Reflective Teaching Day 17: Challenges in Education

What do you think is the most challenging issue in education today?

Wow, what a tough question! Where to begin? Funding? Politics? The movement of decisionmaking from local boards to state or even federal committees that are out of touch with real education?

All of those are problems, and the list could grow and grow, but I don’t think that any of those things is the biggest issue in education. A dedicated, hardworking, good teacher can overcome most of those things and bring about learning despite all the things that are thrown at (or taken away from) him or her. I think the biggest challenge in education today is attitude. Student attitudes, parent attitudes, school personnel attitudes, politician attitudes. We all look at education very, very differently, but one thing is the same: it seems to me that very few people really believe in education.

Of course, there are many exceptions to that rule. I would say that most teachers (and probably most administrators) are exceptions. We wouldn’t be here, day in and day out, working our you-know-whats off if we didn’t believe in what we were doing. On the other hand, there are many teachers and administrators who have become disillusioned with the system, the students, or some aspect of education, and they fall right into the category of “bad attitude” about education.

I think part of the problem is that, from a young age, students are groomed to think of going to school as a bad thing. I don’t think it’s intentional. Parents may make offhand comments about how much they hated school, or how awful school was for them and children, especially young children, pick up on it, and carry that attitude for the rest of their lives. Or perhaps parents didn’t finish school, or have commented that “nothing they learned in school is useful for me now” or that their job doesn’t relate to what they learned in school. Anyway, you can see the change. Little kids tend to really like going to school. Until middle elementary anyway, and then they figure it out “Hey, this is work and I’d rather play.”

But ultimately, I don’t think that’s the attitude that’s hurting us. The right teacher, with the right kid, with the right activity can turn that attitude around. There’s a bigger problem out there.

Ah yes. Entitlement. The idea that a particular student deserves a particular grade by sheer weight of…I don’t know, character? Family prestige?. Not every student, and not every family, but that’s a big one for me.

But the biggest attitude problem that I come up against on a daily basis is simple work ethic. Not that students don’t want to earn their grade, or even that they don’t want to work hard. It’s that, when it comes to school work, some of my students don’t seem to know how to work hard. The ability to solve a problem without first being told how to solve it is something that many of my students seem to lack. The idea of looking up more than a single word at a time does not occur to my Spanish students. The thought that, perhaps a dictionary is not infallible does not enter their minds.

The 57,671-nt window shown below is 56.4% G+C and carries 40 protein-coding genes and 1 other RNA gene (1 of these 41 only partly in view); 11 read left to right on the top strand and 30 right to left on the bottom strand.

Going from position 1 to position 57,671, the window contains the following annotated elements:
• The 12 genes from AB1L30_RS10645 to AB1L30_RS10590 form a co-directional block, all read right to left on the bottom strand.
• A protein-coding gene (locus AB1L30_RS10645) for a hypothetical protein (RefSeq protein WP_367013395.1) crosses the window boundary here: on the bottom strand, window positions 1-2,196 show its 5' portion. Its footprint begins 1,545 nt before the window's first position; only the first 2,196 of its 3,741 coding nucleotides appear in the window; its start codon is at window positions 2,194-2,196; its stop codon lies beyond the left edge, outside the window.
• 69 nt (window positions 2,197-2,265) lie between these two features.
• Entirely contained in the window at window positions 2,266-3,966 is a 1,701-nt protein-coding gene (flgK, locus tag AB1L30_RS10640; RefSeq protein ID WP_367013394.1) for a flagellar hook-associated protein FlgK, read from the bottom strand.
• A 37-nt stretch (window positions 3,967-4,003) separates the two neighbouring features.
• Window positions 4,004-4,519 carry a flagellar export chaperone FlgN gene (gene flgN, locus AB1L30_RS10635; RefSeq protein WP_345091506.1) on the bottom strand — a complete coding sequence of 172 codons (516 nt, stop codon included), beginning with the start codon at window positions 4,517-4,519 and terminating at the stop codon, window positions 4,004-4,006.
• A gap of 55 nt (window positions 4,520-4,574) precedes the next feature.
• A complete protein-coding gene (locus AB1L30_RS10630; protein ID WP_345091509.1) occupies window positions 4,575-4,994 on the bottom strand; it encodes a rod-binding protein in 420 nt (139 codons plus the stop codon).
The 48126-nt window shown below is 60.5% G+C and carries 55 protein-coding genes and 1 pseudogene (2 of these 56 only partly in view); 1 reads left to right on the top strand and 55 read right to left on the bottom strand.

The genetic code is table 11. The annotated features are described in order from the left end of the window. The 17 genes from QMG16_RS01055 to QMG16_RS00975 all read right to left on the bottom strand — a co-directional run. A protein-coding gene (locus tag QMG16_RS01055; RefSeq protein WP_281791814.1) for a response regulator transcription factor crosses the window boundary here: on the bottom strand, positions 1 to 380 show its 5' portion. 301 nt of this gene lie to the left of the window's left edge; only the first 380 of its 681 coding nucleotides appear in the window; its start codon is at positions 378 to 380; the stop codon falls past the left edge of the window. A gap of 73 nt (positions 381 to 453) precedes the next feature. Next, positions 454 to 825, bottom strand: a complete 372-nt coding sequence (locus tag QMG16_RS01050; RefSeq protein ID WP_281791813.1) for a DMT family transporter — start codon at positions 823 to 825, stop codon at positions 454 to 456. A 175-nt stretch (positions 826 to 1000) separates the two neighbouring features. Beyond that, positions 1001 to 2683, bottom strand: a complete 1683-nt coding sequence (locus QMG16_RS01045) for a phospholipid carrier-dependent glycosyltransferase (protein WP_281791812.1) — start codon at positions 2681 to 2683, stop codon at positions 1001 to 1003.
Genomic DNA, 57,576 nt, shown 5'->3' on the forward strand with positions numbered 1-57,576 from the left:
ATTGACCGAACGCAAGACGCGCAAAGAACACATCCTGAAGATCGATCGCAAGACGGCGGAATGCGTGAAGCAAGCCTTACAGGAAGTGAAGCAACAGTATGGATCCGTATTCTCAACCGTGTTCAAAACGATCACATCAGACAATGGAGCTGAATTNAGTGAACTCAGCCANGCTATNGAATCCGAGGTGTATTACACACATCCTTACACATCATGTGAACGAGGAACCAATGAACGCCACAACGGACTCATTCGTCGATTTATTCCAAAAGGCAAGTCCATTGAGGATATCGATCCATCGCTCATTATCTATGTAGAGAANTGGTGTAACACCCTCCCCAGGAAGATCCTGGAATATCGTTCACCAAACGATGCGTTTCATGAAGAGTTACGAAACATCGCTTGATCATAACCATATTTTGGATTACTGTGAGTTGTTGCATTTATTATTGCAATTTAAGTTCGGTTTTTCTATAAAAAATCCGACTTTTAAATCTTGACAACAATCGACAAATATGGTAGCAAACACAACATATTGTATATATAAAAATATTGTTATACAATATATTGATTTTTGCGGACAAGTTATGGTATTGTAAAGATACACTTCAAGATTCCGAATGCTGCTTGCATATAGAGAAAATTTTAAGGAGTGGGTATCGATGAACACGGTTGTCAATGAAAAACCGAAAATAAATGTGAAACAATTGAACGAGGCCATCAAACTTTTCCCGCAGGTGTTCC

I don’t know if this comes from being able to look up anything and everything at any hour of the day, or if it’s something that’s always existed that I just didn’t know about before, but some days I’m astounded, and, based on conversations at lunch time, my fellow educators are as well.

But here’s where the issue with teacher attitude comes in. Teachers sometimes just say “These kids don’t know how to think!” or “They can’t read critically!” or “Why didn’t they learn this in X grade?” and they throw their hands up and dumb down the material and change question types until the kids get it, or complain that their students aren’t capable until they’re blue in the face. Don’t get me wrong, I’m all for differentiation and giving every student the opportunity to succeed and show their knowledge, but I think we need to, first, meet the kids where they are and then, if need be, drag them kicking and screaming to where they should be.

If that means teaching them how to read critically in 10th grade science, then so be it. If that means that, when they get to 8th grade English, we have to review what a noun is, or when they get to Spanish 1 we have to make sure they know what the subject of a sentence is (this took all year last year!), then that’s what we have to do. Education is not something that happens in 1st grade and then 2nd grade and then 3rd grade, it’s something that happens continuously, for a whole lifetime.

Is it easy? No. Does it mean that sometimes things may have to change from year to year? Maybe. In a perfect education system, in a perfect world, it wouldn’t be necessary. But this world and (at least in my experience) the education system is far from perfect. And so we, like our students, must really learn the meaning of hard work. But if we just complain about how little our students understand and keep either A) making it so easy they don’t have to try or B) failing everyone, then we are doing our students and society as a whole a huge disservice. If students haven’t learned how to think critically by the time they get to us, and we don’t do anything about it before they leave us then we as teachers should rethink why we’re in the classroom to begin with.

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